Rosy

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Re: Boss sees my 401k contributions, treats me differently
« Reply #62 on: May 19, 2021, 10:04:05 AM »
You know your boss may treat you differently because you are different from his other four employees. He seems to value your contribution to the company or he wouldn't have given you a $5 raise p/h.
So what if he rags you a bit, it's a small company, he's probably surprised by and impressed with your savings rates.

I would definitely remind him now and then that a 401K is absolutely private financial information and that you certainly wouldn't want your co-workers to know about your private business.
Also, I'd say something to the effect that we all have different lifestyles and goals and yours happens to be focused on saving as much as you can while you are young and single without family obligations.

To his tool comment, I'd just say, "yup, you're right, I still want/need to buy more tools", but you know that the other guys have even less since they always borrow mine. They spend their money on cigarettes or whatever, I on the other hand have savings goals. Different priorities, that's all.
Some people are just not big spenders...

There is no reason to come across even remotely confrontational. Your situation is something easily addressed with polite but clear responses.
The cat is out of the bag on you maxing out your 401K contributions, so roll with it.
It's a good thing, be proud of it. You can say (or even sigh for effect:) that it ain't easy but that you are committed to your goals.
You are planning for your future, period - shrug, smile, leave it at that.

CONGRATS on making $100K happen so quickly by adding side-gigs and maintaining relentless focus.
While I like the term FU money I tend to think more in terms of FI means freedom and that is all I ever wanted.

Malcat

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Re: Boss sees my 401k contributions, treats me differently
« Reply #63 on: May 19, 2021, 12:29:37 PM »
I'll take a somewhat different tack on the situation.  Yes, boundaries are important, and you should decide where those boundaries are, and enforce them.  That said...

Your boss makes those comments because your behavior is outside the norm.  And I see it as an opportunity to evangelize without getting preachy.  For example, you could say something like "You're right, it's a lot.  Every paycheck, my retirement moves two weeks earlier!"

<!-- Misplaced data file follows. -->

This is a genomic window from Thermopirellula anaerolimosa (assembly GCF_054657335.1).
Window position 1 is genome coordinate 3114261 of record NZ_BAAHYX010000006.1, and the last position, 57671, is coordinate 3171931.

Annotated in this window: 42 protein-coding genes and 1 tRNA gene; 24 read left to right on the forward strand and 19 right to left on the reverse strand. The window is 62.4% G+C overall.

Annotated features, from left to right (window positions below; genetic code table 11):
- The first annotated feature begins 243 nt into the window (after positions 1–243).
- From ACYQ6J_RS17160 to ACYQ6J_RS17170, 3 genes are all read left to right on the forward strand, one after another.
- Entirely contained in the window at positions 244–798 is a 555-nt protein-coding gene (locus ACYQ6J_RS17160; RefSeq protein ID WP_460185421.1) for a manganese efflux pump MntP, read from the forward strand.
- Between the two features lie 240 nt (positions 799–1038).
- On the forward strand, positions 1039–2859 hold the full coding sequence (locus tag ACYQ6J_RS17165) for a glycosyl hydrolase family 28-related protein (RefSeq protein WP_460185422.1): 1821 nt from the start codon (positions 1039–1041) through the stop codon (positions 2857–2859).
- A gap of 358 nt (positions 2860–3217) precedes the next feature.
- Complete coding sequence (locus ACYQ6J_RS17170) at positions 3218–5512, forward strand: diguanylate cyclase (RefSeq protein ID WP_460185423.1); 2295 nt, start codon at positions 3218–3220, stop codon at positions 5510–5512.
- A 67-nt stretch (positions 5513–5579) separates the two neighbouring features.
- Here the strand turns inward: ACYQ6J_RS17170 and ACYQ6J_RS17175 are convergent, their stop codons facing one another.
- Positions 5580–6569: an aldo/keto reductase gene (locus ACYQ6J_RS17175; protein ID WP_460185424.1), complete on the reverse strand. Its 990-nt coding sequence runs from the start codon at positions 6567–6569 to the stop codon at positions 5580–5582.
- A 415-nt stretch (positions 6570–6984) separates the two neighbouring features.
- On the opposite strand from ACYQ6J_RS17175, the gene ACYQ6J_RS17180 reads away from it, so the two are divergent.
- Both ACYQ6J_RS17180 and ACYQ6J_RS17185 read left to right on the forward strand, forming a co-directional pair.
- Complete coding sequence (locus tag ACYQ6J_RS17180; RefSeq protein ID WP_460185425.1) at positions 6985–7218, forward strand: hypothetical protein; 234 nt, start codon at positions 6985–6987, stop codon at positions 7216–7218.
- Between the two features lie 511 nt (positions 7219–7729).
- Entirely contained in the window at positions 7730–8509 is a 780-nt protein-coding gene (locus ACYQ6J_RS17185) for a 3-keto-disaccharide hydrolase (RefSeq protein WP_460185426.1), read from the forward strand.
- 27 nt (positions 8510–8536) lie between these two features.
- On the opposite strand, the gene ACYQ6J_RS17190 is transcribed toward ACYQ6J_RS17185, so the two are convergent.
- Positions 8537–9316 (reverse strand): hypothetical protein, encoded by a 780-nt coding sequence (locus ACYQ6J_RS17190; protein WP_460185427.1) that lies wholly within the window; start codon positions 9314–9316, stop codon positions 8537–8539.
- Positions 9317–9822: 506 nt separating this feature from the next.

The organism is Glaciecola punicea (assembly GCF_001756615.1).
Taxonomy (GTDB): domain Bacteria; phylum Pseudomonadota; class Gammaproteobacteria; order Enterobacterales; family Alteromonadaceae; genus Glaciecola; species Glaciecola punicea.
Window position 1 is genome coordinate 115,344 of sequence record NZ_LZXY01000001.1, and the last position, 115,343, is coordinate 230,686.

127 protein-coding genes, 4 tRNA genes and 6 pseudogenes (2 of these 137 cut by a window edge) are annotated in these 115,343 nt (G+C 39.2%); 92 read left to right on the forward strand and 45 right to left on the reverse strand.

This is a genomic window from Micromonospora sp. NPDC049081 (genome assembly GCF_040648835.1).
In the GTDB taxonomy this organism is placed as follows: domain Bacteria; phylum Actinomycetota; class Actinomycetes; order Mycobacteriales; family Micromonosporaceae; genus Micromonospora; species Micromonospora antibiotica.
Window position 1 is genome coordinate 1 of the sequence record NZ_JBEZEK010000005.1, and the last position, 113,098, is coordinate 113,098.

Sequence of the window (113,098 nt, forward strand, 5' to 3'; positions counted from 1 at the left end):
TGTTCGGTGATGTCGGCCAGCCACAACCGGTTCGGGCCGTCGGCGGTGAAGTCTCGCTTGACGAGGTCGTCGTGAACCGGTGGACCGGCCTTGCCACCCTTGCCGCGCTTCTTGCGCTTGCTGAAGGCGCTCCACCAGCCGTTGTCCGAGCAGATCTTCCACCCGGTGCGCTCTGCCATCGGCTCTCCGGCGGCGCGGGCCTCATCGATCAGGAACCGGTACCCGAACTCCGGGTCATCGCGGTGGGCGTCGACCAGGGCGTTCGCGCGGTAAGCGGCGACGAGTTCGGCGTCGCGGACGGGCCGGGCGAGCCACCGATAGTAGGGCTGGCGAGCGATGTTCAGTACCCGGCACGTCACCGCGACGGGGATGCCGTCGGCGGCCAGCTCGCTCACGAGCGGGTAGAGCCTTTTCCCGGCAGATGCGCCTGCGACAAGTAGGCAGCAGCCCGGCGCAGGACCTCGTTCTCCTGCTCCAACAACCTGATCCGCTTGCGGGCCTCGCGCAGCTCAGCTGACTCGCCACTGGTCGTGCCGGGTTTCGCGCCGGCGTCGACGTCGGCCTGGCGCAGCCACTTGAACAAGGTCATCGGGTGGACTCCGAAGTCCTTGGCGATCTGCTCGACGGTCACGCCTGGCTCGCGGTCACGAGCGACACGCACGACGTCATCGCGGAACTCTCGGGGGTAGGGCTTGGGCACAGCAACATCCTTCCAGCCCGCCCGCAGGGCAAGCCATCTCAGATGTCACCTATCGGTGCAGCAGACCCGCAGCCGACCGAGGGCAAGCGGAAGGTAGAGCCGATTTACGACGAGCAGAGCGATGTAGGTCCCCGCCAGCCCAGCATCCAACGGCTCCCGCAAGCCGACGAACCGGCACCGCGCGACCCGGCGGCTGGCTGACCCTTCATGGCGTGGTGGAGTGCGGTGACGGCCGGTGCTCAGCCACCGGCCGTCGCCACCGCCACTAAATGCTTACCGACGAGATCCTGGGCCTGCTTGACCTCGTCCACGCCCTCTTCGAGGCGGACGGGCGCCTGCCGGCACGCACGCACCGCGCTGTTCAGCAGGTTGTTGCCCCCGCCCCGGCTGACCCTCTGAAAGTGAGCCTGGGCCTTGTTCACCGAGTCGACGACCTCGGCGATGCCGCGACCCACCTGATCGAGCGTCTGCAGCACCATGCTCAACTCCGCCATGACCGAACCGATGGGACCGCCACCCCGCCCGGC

That's an interesting approach. What makes me hesitant about that is it could cause envy and resentment in others.

It could, or it could not. It's really not effective to try and control people's responses to you though, you don't really have that power. The best thing you can do is just be clear in what you are willing to share and what you want to project about yourself.

You can't live in fear of people judging you based on what you do and say because there's no way to get through life without triggering negative feelings and responses in others.

Some people will judge you for what you have, some people will judge you for what you don't have. If you are genuinely a decent person, then only assholes will judge you and it's a waste of energy to worry about what they think.

Be a good, respectful person, have boundaries, and don't be afraid of being judged for living the way you believe in.

Very well put! I agree, however I believe the fear stems from the fact that he is in control of the money that flows into my account ever other week. If he is resentful, maybe he would be less likely to give me a raise in the future.  Hence why I believe having 250k in the bank would make it much easier for me to implement these behaviors. Don't you think there is a degree of rationality in being fearful/censoring yourself with the person who has their hand on the money lever? Isn't that one of the big reasons for FIRE, so people can get over that dynamic? Not just philosophically, but practically, in the form of fuck you money?

Repeat after me: "I cannot control how my boss reacts to my autonomous, personal decisions".

Yes, financial security and FU money really do make it easier to stop worrying about the reactions of people that you can't control, but it isn't necessary.

Most people who figure out not to obsess about how others will react to things end up far more successful in their careers in the first place. That's why so many people spontaneously start excelling at work once they are financially secure, they feel comfortable enough to behave like a confident successful person behaves.

Focus on communicating respect to your boss, not worrying about what his reactions might be to petty little nonsense things.

When I tell you to engage in constructive conflict and establish boundaries, that doesn't mean get in a fight with him and tell him to mind his own business.

If you want to get the best result, then learning how to engage in conflict respectfully and maturely is your best bet.

So yes, there is a healthy level of concern for maintaining an excellent relationship with your employer, and learning how to communicate effectively is your best strategy for doing so.

At the end of the day though, you have no control over how they react, no matter what you do. So trying to do so is a HUGE waste of time.

The difference between caring about outcomes and caring about reactions is somewhat nuanced, but an important one to learn.